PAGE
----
KSA Brokerage Industry - Challenging Times Ahead

06/01/2016 | by Marmore MENA

Saudi stock market is dominated by the top 10 brokerage firms contributing approximately 90% of the value traded. Some of the players who have ranked atop consistently in the Saudi Arabian market in terms of value traded as brokers include AlJazira Capital, Al Rajhi Financial Services Company, NCB Capital, Samba Capital and HSBC Saudi Arabia. The larger players (i.e.) brokerage divisions of the banks and other standalone players offer full services such as provision of single window for investing in the six GCC countries. Web and PC based trading platforms have been able to make long strides in KSA over the past few years primarily owing to their convenience.


The Saudi Brokerage industry is regulated by Capital Market Authority (CMA). The CMA only specifies a minimum and maximum brokerage that can be charged by the brokers and offers the brokers the freedom of discounts on the commission in order to attract the clients. The commission charged by the brokerage firms in Saudi Arabia is set at maximum of 0.12% of the value traded by the stock exchange. Based on the value traded in 2014, the commission earned by the brokerage firms in 2014 was estimated at USD 1.29bn. The commission earned by the brokerage firms is estimated to increase at a CAGR of 2% between 2014 and 2020 to reach USD 1.46bn in 2020. Tadawul is likely to witness increase in volume traded in the coming years which is attributable to regulatory liberalization permitting foreign investors to own shares traded on exchange. However, similar to the investor’s response in 2015, the trading activity is expected to be lean during 2016 due to continued lower oil prices.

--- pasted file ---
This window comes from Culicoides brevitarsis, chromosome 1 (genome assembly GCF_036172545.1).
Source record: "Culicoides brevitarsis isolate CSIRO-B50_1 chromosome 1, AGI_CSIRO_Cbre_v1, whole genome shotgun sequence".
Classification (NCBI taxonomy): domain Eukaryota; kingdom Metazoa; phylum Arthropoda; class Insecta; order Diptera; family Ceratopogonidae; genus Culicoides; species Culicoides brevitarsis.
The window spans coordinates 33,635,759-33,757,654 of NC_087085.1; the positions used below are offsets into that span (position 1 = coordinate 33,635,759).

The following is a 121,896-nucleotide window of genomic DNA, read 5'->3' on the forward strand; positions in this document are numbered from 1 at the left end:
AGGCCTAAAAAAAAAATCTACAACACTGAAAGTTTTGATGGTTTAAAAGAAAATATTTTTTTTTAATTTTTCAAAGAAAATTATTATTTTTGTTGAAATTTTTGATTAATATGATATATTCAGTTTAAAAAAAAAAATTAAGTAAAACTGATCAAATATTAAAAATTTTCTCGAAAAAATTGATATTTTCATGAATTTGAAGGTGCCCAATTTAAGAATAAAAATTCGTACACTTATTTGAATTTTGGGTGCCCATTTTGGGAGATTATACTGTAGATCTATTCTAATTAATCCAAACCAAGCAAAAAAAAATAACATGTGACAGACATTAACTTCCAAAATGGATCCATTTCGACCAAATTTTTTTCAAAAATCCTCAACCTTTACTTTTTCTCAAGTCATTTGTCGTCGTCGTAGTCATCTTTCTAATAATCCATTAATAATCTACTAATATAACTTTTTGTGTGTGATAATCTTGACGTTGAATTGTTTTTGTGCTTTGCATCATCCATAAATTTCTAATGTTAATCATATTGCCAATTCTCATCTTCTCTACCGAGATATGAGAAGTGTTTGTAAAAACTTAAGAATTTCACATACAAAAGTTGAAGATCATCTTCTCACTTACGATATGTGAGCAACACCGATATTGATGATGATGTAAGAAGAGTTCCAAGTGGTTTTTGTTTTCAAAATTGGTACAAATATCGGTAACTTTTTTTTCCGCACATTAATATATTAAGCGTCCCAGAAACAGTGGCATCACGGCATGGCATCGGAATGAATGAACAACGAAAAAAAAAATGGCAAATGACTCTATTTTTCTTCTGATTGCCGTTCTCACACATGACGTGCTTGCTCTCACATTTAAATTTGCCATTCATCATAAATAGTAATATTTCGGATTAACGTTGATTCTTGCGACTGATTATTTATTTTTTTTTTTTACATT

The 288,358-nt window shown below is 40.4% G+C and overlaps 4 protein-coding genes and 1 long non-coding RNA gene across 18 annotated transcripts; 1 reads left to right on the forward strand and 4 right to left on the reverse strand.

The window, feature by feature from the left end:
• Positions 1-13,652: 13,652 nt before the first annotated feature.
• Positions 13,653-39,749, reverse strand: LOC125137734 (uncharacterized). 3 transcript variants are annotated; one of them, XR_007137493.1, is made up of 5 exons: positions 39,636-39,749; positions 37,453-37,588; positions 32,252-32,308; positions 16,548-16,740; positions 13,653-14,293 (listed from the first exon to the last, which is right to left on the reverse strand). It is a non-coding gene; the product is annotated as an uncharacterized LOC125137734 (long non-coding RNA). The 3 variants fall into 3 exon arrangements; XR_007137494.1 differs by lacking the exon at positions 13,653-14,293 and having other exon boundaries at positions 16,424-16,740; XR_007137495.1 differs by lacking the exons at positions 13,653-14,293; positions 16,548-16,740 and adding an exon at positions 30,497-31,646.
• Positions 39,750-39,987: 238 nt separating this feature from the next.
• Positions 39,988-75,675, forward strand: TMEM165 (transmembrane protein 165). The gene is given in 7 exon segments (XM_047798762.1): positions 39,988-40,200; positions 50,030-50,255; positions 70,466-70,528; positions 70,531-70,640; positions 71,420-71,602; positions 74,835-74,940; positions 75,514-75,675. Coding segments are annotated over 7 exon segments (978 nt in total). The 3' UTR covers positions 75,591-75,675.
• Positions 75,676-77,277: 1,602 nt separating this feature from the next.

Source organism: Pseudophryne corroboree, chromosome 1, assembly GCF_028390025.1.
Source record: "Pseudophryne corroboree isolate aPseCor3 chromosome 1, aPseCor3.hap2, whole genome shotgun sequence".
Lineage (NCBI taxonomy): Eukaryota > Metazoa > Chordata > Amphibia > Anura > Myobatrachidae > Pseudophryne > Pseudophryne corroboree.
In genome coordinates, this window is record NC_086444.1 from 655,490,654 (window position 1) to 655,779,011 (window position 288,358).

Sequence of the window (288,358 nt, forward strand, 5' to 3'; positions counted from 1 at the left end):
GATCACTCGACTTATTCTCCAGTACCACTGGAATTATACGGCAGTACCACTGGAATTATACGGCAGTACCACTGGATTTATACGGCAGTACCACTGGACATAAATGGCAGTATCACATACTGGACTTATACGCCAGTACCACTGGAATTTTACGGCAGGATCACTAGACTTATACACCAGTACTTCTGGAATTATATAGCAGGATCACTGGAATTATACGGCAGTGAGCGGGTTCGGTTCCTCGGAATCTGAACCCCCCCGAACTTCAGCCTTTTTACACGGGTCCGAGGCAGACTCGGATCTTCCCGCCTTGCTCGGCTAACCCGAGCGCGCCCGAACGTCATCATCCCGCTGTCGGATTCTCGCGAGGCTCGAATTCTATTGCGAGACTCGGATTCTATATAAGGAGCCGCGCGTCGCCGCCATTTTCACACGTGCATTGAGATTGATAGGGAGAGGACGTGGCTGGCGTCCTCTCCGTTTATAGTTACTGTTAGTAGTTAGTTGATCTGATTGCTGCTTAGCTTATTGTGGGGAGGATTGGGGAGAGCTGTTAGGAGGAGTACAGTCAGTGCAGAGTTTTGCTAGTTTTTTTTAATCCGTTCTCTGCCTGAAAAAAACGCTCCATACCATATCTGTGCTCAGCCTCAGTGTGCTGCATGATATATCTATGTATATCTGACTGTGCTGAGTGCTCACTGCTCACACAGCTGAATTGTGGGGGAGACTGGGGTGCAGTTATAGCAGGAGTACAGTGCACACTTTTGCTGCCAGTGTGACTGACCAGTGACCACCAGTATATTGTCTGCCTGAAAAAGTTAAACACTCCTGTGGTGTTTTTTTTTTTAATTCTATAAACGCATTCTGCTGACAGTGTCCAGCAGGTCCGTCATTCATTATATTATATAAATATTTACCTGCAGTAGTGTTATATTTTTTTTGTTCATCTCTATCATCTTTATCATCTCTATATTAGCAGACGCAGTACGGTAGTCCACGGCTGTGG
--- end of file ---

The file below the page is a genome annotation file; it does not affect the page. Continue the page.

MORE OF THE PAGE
The brokerage firms in KSA are dependent on the buying and selling of equities for revenue generation. Absence or miniscule presence of other products such as ETFs, mutual funds, commodities and derivatives limit the opportunity of revenue generation from these products. Additionally, the restriction on short selling limits the potential for the brokerage firms to earn revenue from these transactions. Increasing the basket of products offered by the brokerage firms increases the revenue generation avenues.  Additionally decreasing stock turnover, underdeveloped corporate governance regulations compared to developed markets and lack of institutional participation are some of the key challenges hindering the growth of the equity capital markets in Saudi Arabia and in turn impacting the brokerage industry’s revenue.

All brokerage firms provide research support; however, most of them have limited their offerings to periodic reports (daily, monthly or quarterly) and equity research reports. Since availability of information related to the stocks and industry is a major challenge, as only 49.7% (Marmore estimates) of the stocks listed on the Tadawul exchange are covered by the analysts. Brokerages firms may further enhance their research offering as presence of reliable information increases confidence of retail and institutional investors. This will result in increased participation of investors in the equity markets and ultimately benefitting the brokerage industry.

Strong IPO activity, a possible MSCI re-classification from standalone market to emerging market, Tadawul’s liberalization to let foreigners buy shares directly and CMA’s proactive strategy to build a stronger regulatory framework are some of the opportunities that the KSA brokerage industry is likely to benefit from.